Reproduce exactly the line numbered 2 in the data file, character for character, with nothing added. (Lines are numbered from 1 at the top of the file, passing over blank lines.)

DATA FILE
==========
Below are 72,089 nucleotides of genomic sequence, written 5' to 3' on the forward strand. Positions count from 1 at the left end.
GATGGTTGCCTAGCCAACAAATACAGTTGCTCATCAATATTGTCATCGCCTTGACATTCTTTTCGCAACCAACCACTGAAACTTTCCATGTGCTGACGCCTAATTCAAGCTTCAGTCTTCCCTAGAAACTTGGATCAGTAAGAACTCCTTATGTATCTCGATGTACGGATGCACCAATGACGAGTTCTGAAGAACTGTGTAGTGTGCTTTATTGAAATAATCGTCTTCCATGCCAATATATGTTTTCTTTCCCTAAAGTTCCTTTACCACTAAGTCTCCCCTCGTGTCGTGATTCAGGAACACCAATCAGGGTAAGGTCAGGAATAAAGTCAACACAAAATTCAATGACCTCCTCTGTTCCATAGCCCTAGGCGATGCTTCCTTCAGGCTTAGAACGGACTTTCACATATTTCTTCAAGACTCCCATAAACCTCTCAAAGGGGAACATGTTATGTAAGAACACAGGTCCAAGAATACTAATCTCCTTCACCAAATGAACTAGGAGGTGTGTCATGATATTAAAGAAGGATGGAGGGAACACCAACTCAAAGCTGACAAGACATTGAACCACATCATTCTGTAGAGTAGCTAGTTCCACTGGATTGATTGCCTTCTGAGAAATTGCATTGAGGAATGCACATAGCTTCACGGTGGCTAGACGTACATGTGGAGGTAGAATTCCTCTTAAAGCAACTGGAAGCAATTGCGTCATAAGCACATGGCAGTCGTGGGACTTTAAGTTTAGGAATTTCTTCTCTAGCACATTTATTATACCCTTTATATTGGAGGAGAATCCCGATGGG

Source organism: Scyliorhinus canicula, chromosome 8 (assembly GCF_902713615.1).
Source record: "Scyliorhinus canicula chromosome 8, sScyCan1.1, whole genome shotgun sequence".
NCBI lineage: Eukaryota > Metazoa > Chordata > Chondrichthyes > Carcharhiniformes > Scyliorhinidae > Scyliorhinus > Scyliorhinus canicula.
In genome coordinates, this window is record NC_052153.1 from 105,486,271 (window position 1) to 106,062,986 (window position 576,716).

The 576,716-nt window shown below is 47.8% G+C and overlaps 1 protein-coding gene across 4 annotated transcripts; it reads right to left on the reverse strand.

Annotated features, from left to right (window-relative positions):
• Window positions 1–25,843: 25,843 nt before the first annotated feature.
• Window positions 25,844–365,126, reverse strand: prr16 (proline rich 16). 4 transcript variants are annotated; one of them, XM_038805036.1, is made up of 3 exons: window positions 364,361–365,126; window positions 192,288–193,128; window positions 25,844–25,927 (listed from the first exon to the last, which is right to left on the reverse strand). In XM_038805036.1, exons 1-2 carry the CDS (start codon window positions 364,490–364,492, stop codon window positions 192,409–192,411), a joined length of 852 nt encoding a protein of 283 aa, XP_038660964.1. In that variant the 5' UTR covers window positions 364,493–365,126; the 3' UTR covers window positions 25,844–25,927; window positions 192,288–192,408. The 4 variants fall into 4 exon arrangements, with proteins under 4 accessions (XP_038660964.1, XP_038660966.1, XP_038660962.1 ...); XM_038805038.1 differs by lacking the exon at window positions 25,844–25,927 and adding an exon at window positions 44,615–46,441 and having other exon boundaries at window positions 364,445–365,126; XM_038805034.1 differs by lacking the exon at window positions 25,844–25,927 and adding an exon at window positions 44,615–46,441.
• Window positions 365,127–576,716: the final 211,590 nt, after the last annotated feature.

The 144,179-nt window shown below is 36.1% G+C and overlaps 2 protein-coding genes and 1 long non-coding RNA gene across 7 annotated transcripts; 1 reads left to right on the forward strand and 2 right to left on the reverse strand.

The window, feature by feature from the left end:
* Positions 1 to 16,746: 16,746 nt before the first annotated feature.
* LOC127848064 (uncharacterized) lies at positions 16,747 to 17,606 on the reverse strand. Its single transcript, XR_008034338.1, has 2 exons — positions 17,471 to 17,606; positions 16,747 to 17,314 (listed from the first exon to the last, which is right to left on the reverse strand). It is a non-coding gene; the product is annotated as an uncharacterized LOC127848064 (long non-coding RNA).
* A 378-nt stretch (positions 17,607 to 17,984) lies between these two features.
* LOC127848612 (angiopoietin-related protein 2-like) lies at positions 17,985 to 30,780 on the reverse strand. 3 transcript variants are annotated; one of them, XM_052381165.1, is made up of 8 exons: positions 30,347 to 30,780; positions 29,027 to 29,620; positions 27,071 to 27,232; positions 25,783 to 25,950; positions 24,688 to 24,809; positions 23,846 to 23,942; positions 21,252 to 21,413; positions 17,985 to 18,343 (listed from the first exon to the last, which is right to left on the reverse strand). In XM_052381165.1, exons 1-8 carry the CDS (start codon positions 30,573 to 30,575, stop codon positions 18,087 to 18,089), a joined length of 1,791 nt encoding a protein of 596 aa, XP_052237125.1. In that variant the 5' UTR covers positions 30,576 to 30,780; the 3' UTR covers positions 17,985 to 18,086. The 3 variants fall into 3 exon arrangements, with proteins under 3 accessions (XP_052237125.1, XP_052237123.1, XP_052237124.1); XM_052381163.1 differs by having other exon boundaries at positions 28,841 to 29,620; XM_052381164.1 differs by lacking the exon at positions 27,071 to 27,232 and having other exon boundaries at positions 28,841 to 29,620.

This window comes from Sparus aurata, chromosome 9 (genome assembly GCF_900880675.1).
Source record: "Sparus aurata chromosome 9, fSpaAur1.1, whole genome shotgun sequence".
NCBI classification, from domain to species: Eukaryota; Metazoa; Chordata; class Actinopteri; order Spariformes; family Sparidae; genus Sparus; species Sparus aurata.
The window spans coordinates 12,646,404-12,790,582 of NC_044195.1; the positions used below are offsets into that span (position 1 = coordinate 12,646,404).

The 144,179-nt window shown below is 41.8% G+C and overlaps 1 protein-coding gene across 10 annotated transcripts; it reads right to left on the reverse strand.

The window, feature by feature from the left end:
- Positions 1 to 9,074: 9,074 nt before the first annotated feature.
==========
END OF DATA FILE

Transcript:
GATGGTTGCCTAGCCAACAAATACAGTTGCTCATCAATATTGTCATCGCCTTGACATTCTTTTCGCAACCAACCACTGAAACTTTCCATGTGCTGACGCCTAATTCAAGCTTCAGTCTTCCCTAGAAACTTGGATCAGTAAGAACTCCTTATGTATCTCGATGTACGGATGCACCAATGACGAGTTCTGAAGAACTGTGTAGTGTGCTTTATTGAAATAATCGTCTTCCATGCCAATATATGTTTTCTTTCCCTAAAGTTCCTTTACCACTAAGTCTCCCCTCGTGTCGTGATTCAGGAACACCAATCAGGGTAAGGTCAGGAATAAAGTCAACACAAAATTCAATGACCTCCTCTGTTCCATAGCCCTAGGCGATGCTTCCTTCAGGCTTAGAACGGACTTTCACATATTTCTTCAAGACTCCCATAAACCTCTCAAAGGGGAACATGTTATGTAAGAACACAGGTCCAAGAATACTAATCTCCTTCACCAAATGAACTAGGAGGTGTGTCATGATATTAAAGAAGGATGGAGGGAACACCAACTCAAAGCTGACAAGACATTGAACCACATCATTCTGTAGAGTAGCTAGTTCCACTGGATTGATTGCCTTCTGAGAAATTGCATTGAGGAATGCACATAGCTTCACGGTGGCTAGACGTACATGTGGAGGTAGAATTCCTCTTAAAGCAACTGGAAGCAATTGCGTCATAAGCACATGGCAGTCGTGGGACTTTAAGTTTAGGAATTTCTTCTCTAGCACATTTATTATACCCTTTATATTGGAGGAGAATCCCGATGGG